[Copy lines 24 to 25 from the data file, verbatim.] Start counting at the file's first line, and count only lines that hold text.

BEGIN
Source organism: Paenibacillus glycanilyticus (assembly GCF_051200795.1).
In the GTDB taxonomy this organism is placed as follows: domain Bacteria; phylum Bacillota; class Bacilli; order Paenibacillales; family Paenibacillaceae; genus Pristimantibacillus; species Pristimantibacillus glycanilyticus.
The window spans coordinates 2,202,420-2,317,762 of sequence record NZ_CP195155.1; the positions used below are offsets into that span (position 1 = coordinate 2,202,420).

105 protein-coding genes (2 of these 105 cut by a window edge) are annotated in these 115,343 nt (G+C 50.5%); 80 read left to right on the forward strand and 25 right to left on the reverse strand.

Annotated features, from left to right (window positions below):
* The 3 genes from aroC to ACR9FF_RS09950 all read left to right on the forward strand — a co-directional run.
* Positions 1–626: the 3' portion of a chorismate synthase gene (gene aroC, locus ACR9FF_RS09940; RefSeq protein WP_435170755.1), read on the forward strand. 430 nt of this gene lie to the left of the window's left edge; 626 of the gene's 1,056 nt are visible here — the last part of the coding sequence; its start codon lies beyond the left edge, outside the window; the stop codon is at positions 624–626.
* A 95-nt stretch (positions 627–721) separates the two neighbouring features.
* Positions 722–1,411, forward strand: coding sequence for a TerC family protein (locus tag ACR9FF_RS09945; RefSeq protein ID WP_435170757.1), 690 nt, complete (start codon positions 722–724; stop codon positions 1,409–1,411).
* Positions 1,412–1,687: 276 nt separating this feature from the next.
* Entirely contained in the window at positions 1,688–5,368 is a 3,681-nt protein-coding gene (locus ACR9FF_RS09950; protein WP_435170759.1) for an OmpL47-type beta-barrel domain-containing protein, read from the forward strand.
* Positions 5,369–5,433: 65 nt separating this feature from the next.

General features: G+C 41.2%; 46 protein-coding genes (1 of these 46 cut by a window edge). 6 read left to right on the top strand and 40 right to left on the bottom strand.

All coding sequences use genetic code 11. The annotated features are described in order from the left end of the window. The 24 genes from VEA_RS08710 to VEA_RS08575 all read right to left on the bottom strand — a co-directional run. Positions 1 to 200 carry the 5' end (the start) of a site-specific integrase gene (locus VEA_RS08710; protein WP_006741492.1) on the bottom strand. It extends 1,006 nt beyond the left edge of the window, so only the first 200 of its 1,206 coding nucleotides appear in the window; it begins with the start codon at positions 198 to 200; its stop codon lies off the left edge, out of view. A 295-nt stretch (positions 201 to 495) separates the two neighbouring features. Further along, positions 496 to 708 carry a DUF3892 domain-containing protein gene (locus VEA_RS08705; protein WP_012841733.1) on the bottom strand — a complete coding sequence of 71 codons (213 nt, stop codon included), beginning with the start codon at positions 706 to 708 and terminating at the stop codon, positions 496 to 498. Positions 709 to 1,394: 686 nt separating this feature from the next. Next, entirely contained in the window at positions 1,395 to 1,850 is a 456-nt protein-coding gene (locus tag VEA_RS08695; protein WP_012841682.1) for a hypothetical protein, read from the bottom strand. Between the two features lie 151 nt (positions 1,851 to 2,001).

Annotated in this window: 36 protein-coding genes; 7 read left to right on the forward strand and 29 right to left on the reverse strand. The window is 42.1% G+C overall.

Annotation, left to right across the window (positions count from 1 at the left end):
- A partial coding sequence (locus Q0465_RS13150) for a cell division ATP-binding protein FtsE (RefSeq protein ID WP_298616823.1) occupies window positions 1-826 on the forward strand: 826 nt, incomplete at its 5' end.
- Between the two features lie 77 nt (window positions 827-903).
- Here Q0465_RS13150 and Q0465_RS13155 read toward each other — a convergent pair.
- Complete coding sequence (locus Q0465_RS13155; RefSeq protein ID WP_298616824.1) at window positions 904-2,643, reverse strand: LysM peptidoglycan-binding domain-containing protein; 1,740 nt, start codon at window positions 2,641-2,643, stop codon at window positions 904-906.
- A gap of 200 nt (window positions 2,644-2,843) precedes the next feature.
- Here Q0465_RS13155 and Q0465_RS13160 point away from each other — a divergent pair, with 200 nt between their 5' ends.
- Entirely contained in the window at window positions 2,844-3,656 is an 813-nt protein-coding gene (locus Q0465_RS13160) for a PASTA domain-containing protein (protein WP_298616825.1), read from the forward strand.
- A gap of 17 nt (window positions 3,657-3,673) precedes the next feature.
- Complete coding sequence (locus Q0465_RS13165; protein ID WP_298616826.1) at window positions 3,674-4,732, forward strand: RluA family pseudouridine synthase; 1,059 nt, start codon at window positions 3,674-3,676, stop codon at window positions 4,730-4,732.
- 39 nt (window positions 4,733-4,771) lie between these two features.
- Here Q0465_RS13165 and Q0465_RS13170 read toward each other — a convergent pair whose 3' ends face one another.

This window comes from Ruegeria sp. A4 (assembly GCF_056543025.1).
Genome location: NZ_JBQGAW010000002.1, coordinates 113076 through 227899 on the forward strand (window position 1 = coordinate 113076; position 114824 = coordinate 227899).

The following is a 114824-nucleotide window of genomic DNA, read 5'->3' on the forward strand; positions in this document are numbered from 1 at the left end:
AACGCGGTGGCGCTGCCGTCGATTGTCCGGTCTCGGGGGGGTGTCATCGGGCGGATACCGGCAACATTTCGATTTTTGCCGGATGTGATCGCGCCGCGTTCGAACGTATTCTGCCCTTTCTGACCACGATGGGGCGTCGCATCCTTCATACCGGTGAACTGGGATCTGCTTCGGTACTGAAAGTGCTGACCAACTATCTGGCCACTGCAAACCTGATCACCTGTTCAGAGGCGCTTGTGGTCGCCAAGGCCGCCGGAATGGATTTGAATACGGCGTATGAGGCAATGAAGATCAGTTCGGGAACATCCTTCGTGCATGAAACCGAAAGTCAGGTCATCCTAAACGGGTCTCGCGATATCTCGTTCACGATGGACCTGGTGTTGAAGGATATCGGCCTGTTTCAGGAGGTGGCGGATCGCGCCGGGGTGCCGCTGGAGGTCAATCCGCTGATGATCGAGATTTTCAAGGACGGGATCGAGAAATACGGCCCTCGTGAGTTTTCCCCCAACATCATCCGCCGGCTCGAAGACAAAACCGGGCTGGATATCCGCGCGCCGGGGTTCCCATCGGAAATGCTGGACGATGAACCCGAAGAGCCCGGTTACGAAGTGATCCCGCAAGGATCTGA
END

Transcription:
- A gap of 17 nt (window positions 3,657-3,673) precedes the next feature.
- Complete coding sequence (locus Q0465_RS13165; protein ID WP_298616826.1) at window positions 3,674-4,732, forward strand: RluA family pseudouridine synthase; 1,059 nt, start codon at window positions 3,674-3,676, stop codon at window positions 4,730-4,732.